Saturday, February 26, 2011

Kupchan on Democracy in the Middle East

Charles A. Kupchan

In an opinion piece for the New York Times titled "Be Careful What You Wish For" (February 24, 2011), Charles Kupchan offers a cautious reminder on euphoria concerning the revolutions sweeping the Arab world:
Western observers and policy makers had better stop operating under the illusion that the spread of democracy to the Middle East also means the spread of Western values.
Actually, a number of commenters have made this point, but the point is worth making again, and Kupchan expresses succinctly the civilizational difference and historical development that account for his caution:
In the West, modernity has meant the separation of church and state. Christianity is a religion of faith, not law; its outsized influence on European politics during the medieval era stemmed from a longstanding alliance between secular rulers and the Catholic Church. After the Protestant Reformation, politics in the West took a secular turn that only deepened with the arrival of democracy.

In contrast, Islam is a religion of faith and law, in which there is no separation between the sacred and the secular. Beginning soon after the birth of Islam in the 7th century, state and mosque became inextricably bound.
More democracy in the Gaza strip, for instance, has brought the Islamist movement Hamas to power, and democratic elections in the 1990s would have brought Islamists to power in Algeria if the military there had not intervened. Consequently:
This track record makes clear that the more democratic the Middle East becomes, the greater the role that Islam -- even if a moderate brand -- will play in its politics. This outcome is neither good nor bad; it is simply a reality in a part of the world where politics and religion are intertwined.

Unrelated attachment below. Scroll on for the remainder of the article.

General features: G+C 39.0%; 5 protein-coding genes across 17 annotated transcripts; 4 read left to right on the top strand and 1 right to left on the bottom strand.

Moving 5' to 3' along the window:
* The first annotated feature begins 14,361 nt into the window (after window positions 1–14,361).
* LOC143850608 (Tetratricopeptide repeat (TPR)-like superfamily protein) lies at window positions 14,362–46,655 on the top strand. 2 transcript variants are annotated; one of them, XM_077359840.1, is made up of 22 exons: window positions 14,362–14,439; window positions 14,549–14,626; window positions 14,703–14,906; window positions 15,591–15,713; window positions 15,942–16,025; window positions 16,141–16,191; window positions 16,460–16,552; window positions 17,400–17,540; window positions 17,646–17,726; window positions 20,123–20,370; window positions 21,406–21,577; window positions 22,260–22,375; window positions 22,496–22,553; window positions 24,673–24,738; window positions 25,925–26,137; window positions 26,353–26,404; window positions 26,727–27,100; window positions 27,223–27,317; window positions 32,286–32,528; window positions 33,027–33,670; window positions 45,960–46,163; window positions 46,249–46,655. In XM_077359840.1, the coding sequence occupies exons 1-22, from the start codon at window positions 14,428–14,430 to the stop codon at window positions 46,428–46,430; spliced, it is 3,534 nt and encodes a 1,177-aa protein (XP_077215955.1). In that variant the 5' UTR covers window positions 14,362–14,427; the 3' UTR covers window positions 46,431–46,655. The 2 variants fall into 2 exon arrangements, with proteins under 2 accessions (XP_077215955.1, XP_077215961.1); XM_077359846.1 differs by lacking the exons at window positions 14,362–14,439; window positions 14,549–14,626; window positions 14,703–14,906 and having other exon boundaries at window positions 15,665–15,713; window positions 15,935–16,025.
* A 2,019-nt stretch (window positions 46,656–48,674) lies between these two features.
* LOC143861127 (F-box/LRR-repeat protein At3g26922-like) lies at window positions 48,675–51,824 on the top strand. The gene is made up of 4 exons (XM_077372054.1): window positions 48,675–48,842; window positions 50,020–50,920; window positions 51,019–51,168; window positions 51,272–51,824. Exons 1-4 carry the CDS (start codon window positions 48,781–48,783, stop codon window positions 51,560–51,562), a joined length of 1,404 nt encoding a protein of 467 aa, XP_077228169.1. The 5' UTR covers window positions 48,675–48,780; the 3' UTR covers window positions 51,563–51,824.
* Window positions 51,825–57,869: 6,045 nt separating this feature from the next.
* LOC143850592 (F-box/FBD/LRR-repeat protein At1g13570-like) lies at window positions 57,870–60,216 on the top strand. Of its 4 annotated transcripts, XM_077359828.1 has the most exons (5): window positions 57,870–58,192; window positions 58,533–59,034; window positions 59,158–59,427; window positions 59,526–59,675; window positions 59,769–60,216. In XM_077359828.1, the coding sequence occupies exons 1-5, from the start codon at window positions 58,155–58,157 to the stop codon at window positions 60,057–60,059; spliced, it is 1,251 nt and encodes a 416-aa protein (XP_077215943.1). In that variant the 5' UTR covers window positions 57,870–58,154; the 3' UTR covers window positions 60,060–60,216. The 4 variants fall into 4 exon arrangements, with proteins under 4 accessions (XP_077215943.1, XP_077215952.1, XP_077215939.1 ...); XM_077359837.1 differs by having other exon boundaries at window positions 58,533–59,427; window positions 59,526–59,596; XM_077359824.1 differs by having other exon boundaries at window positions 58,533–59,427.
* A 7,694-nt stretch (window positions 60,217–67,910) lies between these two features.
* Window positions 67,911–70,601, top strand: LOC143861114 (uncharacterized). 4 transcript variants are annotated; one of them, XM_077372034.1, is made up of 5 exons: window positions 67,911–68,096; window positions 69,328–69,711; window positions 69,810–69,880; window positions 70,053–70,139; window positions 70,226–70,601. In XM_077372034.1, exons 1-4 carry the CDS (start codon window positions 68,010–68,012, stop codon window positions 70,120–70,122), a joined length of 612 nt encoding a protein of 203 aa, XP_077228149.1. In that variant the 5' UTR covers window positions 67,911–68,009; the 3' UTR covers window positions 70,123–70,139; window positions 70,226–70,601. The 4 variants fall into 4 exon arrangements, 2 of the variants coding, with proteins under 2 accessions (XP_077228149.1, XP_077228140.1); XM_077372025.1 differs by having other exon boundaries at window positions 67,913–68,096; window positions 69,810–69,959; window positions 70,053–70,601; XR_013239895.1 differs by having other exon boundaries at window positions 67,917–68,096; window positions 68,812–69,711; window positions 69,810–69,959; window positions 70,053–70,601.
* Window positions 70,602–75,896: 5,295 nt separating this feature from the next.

Neither good nor bad? I wouldn't put the point quite like that myself. The democratic outcome can be tolerable, if moderate Islam plays a moderate role, although a clear separation of mosque and state would be better, but relations with the governments that arise can be very bad if serious Islamists take power with an intent to impose shariah domestically and to offer hostility in foreign policy. Recall Iran in 1979.

Current signs are that these democratic revolutions may play themselves out differently in different countries. Tunisia might get a secular government like in the West. Egypt might get an Islamist Muslim Brotherhood hankering to be like Gaza's Hamas. Libya might get the tribal chaos reminiscent of Somalia. And I won't even try to imagine any 'mighty' eventualities elsewhere.

Not that my imagination isn't working . . .

Labels: , ,


At 3:54 PM, Anonymous Sperwer said...

Hasn't Kupchan mistakenly overstated his case, and opened his otherwise valid point to distracting criticism, by claiming that Christianity is a religion "merely" of faith, and not also law?

At 4:02 PM, Blogger Horace Jeffery Hodges said...

The Catholic Church has its canon law, but that applies only to the Church, not to society.

Kupchan might be thinking more of Protestantism's "grace" versus "law," grounded in Pauline theology.

As a matter of contrast between Christianity and, say, Judaism, the former is a religion not characterized by "law." Christ is understood as having fulfilled the law and thereby set it aside.